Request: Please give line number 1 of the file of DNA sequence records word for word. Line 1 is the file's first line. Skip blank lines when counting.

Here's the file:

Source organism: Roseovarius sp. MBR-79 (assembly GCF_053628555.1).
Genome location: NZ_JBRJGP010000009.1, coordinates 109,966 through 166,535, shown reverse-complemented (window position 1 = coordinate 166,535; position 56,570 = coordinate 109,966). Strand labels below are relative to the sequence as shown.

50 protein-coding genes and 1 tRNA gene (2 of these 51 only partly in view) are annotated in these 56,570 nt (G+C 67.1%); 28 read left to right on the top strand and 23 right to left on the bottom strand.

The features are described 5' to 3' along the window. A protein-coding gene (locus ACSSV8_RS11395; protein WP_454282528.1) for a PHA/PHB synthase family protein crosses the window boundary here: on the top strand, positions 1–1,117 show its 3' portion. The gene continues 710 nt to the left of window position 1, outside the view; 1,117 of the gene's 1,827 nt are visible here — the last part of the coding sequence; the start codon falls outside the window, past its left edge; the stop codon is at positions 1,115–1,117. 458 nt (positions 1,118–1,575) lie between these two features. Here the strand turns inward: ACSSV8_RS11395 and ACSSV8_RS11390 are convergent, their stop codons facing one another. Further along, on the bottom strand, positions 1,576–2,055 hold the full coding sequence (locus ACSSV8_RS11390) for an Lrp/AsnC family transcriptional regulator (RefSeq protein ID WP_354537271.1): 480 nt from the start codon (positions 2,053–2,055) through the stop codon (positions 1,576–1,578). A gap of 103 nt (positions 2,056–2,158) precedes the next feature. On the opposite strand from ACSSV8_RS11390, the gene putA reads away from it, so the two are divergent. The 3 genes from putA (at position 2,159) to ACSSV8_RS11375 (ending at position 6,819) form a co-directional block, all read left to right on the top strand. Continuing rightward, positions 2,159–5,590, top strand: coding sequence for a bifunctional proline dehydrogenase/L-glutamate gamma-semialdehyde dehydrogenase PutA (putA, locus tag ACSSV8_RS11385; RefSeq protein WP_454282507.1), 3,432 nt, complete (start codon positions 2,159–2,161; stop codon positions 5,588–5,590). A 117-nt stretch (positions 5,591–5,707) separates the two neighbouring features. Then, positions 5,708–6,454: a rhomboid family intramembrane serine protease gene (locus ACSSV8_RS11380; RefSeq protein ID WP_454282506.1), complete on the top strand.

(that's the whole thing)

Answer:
Source organism: Roseovarius sp. MBR-79 (assembly GCF_053628555.1).